Box 1

Involving young people in sexual and reproductive health (SRH) improvement – a note on terminology

Throughout this article, we use the term ‘patient and public involvement’ (PPI) when referring to young people’s involvement in shaping sexual health research and practice in three projects (two academic research studies and one NHS service improvement project). We recognise that the term PPI, although widely used in the UK at present, is not underpinned by a universally agreed definition or set of practices. Alongside PPI, a variety of other terms such as ‘participation’, ‘engagement’, ‘co-design’ and ‘co-production’ are often used synonymously, yet conceptualised variably in health sciences and allied fields. This poses challenges for communicating across disciplines, sectors of practice and national contexts. Debates around terminology relating to practices of involvement are beyond the scope of this article, which aims to critically reflect upon young people’s involvement in shaping sexual and reproductive health research and practice.

For further critical discussion of participatory practices (broadly defined) see Palmer on the ‘participatory Zeitgeist’,28 Fransman on engagement,29 Williams and colleagues on distinctions between co-production and PPI9 and Redman and colleagues on co-production of knowledge.30

Within SRH, some argue that there is lack of clarity about what good PPI “looks like”.10 In part, this may stem from limited advice about how to translate general PPI guidance into appropriate practices within SRH, where stigma and need for privacy may mitigate against visible involvement.11–13 Particularly remarkable is lack of attention to the specific challenges of involving young people (hereafter referred to as YP) in SRH-related PPI – a surprising absence given that this age group continues to experience a high burden of poor sexual health outcomes,14 15 and may be especially susceptible to power differentials within PPI. Opportunities to advance practice are further constrained by limited publication; despite initiatives to increase the visibility of SRH-related PPI,16 the category for submission of articles focused on involvement often remains unclear, and likely only a fraction of PPI is “written up”.17 Among published work, a revelatory audit of PPI within UK SRH services and research illuminated various challenges including: reports of innovation being undermined by standardised NHS PPI systems; lack of identified PPI goals; conflation of PPI and qualitative research; limited ‘patient satisfaction’ approaches, and poor resourcing.10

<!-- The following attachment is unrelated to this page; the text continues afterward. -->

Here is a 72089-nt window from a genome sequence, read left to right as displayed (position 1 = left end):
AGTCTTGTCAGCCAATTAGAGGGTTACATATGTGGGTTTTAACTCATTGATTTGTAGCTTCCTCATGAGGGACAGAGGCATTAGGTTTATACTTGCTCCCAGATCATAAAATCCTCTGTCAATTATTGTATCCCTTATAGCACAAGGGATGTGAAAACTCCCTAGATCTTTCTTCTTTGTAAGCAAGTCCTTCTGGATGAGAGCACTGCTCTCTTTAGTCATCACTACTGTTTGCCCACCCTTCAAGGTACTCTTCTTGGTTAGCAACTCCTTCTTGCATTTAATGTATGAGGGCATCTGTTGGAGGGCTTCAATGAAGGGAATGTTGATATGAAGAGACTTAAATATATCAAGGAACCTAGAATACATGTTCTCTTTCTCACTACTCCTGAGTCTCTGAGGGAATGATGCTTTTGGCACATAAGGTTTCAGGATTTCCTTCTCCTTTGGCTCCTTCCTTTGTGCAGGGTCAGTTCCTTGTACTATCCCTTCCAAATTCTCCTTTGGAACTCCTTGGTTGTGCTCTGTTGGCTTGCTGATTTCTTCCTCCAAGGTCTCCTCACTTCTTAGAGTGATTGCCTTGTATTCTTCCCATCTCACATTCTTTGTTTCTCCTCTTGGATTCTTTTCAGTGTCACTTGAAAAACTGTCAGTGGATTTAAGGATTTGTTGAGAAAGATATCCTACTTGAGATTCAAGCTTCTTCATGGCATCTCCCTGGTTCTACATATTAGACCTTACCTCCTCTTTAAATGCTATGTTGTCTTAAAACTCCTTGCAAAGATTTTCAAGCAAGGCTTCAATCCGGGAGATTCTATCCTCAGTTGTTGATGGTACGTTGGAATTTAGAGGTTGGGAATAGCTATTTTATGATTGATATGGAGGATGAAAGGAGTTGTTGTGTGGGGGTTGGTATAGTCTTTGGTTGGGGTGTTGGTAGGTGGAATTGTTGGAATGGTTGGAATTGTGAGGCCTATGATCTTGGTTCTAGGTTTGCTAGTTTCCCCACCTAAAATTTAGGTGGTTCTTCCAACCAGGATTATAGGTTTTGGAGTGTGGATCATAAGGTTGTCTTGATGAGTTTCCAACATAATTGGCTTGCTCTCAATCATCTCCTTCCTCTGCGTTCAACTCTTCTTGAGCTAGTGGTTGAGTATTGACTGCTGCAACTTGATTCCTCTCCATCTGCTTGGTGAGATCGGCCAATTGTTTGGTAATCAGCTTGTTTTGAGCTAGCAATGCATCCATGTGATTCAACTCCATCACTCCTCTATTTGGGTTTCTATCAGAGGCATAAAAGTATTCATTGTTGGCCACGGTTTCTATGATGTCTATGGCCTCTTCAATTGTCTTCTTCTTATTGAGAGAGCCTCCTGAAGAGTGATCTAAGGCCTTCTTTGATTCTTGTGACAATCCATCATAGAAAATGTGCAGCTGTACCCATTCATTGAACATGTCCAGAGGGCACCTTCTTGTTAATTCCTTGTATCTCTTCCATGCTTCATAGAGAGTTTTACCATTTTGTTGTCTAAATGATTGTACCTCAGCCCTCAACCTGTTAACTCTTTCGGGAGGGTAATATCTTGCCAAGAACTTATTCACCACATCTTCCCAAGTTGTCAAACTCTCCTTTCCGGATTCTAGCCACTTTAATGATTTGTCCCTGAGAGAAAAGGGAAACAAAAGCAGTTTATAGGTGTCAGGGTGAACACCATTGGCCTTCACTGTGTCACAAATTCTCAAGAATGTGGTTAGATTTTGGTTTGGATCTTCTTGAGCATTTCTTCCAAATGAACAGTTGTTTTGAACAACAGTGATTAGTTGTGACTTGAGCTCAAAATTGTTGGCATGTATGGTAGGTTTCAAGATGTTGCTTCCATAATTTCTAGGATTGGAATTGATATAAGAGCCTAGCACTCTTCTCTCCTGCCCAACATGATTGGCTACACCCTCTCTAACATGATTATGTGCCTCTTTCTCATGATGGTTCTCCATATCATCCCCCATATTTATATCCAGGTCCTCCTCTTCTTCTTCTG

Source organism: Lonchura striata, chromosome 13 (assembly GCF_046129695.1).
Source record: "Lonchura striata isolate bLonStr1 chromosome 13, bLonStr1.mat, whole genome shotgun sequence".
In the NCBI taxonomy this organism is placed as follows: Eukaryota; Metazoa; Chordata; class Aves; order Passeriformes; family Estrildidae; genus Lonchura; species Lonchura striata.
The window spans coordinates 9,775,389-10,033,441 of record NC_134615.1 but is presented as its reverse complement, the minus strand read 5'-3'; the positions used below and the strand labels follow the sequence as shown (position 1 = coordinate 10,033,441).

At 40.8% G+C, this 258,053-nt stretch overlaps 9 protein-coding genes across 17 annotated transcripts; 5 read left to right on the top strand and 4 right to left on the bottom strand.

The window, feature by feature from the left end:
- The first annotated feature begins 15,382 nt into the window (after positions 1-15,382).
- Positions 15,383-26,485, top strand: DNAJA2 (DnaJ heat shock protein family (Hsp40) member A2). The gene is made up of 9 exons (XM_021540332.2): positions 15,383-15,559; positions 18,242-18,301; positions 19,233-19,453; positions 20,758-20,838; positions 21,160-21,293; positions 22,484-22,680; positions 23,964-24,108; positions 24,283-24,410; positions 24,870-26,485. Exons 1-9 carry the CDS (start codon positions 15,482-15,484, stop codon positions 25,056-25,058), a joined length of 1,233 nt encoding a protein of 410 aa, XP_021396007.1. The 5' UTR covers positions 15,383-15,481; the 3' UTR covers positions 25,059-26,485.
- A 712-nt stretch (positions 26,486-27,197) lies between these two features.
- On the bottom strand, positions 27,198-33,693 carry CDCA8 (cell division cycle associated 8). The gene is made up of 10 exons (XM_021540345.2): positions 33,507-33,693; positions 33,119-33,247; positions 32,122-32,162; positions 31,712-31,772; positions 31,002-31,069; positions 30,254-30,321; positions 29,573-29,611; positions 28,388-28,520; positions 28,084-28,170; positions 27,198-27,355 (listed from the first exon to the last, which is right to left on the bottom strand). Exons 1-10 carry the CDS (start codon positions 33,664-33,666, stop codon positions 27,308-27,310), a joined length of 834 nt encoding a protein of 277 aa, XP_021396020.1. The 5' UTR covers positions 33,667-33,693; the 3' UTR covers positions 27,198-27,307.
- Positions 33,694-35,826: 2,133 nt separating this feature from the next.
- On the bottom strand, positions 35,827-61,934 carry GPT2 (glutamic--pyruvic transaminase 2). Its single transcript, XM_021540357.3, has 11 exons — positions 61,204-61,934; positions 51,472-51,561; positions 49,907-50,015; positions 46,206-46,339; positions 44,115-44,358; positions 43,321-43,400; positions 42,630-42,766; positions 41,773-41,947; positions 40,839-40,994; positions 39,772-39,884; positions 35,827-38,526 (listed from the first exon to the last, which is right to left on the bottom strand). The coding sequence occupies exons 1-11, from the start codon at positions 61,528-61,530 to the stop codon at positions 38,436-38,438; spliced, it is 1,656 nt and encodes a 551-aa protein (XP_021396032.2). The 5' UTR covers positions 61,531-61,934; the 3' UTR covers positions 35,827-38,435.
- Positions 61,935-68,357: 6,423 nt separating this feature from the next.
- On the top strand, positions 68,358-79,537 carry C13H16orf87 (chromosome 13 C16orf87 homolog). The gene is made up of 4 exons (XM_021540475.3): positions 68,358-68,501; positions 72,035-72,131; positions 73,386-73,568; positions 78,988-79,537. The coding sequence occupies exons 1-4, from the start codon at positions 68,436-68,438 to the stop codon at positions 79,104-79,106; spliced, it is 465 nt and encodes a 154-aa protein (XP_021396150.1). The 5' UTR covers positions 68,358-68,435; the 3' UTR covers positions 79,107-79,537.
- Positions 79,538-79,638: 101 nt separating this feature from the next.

In this context of insufficient practical guidance and dialogue, conceptual frameworks of youth participation potentially offer valuable tools to advance YP’s involvement in shaping SRH research and services. Among various models, one of the most influential is Hart’s18 “ladder of participation” which characterises levels of participation according to degrees of power-sharing between adults and YP. While this model draws much-needed attention to power dynamics, it has been critiqued for implying that youth-initiated participation is inherently superior to adult-initiated participation that works to share decision-making with YP.19 Moving away from this hierarchical view, Cahill and Dadvand propose an alternative, the 7P model20 (see online supplemental file), which provides seven domains – purpose, positioning, perspectives, power relations, protection, place and process – as a series of “thinking tools” to aid planning and evaluation of youth participation. This framework emphasises the inter-connectedness of actions across these domains, and the dynamic nature of participatory processes.

Supplemental material

In this article, we apply the 7P framework to critically reflect on PPI within three projects (one service improvement project,21 two university-led research studies22 23) that worked with YP to shape research and services. In so doing, we aim to contribute to increased transparency and dialogue about key considerations and challenges (practical, methodological and ethical) relating to SRH-related PPI.


Details of PPI elements for each project are presented in table 1. All three projects were conducted in Scotland between 2018 and 2020 and and were subject to research governance and/or ethics review. With the exception of NB, all authors were members of one or more project teams.